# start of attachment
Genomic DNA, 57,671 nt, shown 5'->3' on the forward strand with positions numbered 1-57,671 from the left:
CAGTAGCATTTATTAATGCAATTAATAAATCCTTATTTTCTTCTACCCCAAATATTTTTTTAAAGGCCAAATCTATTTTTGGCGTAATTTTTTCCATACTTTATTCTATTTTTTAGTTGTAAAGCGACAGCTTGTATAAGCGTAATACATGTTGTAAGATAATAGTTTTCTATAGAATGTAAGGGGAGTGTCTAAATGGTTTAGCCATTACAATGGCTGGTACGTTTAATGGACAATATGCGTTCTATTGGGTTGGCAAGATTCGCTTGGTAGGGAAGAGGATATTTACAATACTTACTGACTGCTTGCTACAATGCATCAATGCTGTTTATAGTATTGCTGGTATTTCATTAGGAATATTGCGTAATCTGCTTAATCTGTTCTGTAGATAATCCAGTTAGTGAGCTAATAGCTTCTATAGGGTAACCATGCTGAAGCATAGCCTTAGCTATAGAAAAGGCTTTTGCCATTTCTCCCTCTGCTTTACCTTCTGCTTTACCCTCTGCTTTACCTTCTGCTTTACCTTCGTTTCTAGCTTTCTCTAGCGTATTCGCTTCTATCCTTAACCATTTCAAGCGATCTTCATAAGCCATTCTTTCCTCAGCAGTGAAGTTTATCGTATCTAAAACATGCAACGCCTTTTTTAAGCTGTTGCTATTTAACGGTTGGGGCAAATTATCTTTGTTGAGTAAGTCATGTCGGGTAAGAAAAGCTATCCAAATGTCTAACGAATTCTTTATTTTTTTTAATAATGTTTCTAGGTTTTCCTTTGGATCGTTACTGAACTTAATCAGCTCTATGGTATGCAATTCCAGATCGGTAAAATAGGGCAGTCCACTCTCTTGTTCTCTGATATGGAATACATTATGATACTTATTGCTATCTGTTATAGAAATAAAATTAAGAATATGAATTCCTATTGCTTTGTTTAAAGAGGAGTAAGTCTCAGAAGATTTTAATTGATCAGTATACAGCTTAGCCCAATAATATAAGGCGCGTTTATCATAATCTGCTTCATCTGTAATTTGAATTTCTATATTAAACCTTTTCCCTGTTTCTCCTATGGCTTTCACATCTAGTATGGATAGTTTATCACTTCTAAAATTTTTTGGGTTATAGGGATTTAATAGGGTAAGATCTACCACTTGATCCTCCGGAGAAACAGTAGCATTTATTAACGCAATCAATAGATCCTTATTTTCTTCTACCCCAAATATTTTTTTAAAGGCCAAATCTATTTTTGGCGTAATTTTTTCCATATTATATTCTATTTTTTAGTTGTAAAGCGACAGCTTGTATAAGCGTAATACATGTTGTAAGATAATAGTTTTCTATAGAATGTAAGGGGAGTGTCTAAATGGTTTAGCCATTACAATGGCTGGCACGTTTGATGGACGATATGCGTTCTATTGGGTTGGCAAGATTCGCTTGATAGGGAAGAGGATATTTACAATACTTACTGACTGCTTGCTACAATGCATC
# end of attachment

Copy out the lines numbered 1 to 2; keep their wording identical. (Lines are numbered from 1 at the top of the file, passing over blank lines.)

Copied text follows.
Genomic DNA, 57,671 nt, shown 5'->3' on the forward strand with positions numbered 1-57,671 from the left:
CAGTAGCATTTATTAATGCAATTAATAAATCCTTATTTTCTTCTACCCCAAATATTTTTTTAAAGGCCAAATCTATTTTTGGCGTAATTTTTTCCATACTTTATTCTATTTTTTAGTTGTAAAGCGACAGCTTGTATAAGCGTAATACATGTTGTAAGATAATAGTTTTCTATAGAATGTAAGGGGAGTGTCTAAATGGTTTAGCCATTACAATGGCTGGTACGTTTAATGGACAATATGCGTTCTATTGGGTTGGCAAGATTCGCTTGGTAGGGAAGAGGATATTTACAATACTTACTGACTGCTTGCTACAATGCATCAATGCTGTTTATAGTATTGCTGGTATTTCATTAGGAATATTGCGTAATCTGCTTAATCTGTTCTGTAGATAATCCAGTTAGTGAGCTAATAGCTTCTATAGGGTAACCATGCTGAAGCATAGCCTTAGCTATAGAAAAGGCTTTTGCCATTTCTCCCTCTGCTTTACCTTCTGCTTTACCCTCTGCTTTACCTTCTGCTTTACCTTCGTTTCTAGCTTTCTCTAGCGTATTCGCTTCTATCCTTAACCATTTCAAGCGATCTTCATAAGCCATTCTTTCCTCAGCAGTGAAGTTTATCGTATCTAAAACATGCAACGCCTTTTTTAAGCTGTTGCTATTTAACGGTTGGGGCAAATTATCTTTGTTGAGTAAGTCATGTCGGGTAAGAAAAGCTATCCAAATGTCTAACGAATTCTTTATTTTTTTTAATAATGTTTCTAGGTTTTCCTTTGGATCGTTACTGAACTTAATCAGCTCTATGGTATGCAATTCCAGATCGGTAAAATAGGGCAGTCCACTCTCTTGTTCTCTGATATGGAATACATTATGATACTTATTGCTATCTGTTATAGAAATAAAATTAAGAATATGAATTCCTATTGCTTTGTTTAAAGAGGAGTAAGTCTCAGAAGATTTTAATTGATCAGTATACAGCTTAGCCCAATAATATAAGGCGCGTTTATCATAATCTGCTTCATCTGTAATTTGAATTTCTATATTAAACCTTTTCCCTGTTTCTCCTATGGCTTTCACATCTAGTATGGATAGTTTATCACTTCTAAAATTTTTTGGGTTATAGGGATTTAATAGGGTAAGATCTACCACTTGATCCTCCGGAGAAACAGTAGCATTTATTAACGCAATCAATAGATCCTTATTTTCTTCTACCCCAAATATTTTTTTAAAGGCCAAATCTATTTTTGGCGTAATTTTTTCCATATTATATTCTATTTTTTAGTTGTAAAGCGACAGCTTGTATAAGCGTAATACATGTTGTAAGATAATAGTTTTCTATAGAATGTAAGGGGAGTGTCTAAATGGTTTAGCCATTACAATGGCTGGCACGTTTGATGGACGATATGCGTTCTATTGGGTTGGCAAGATTCGCTTGATAGGGAAGAGGATATTTACAATACTTACTGACTGCTTGCTACAATGCATC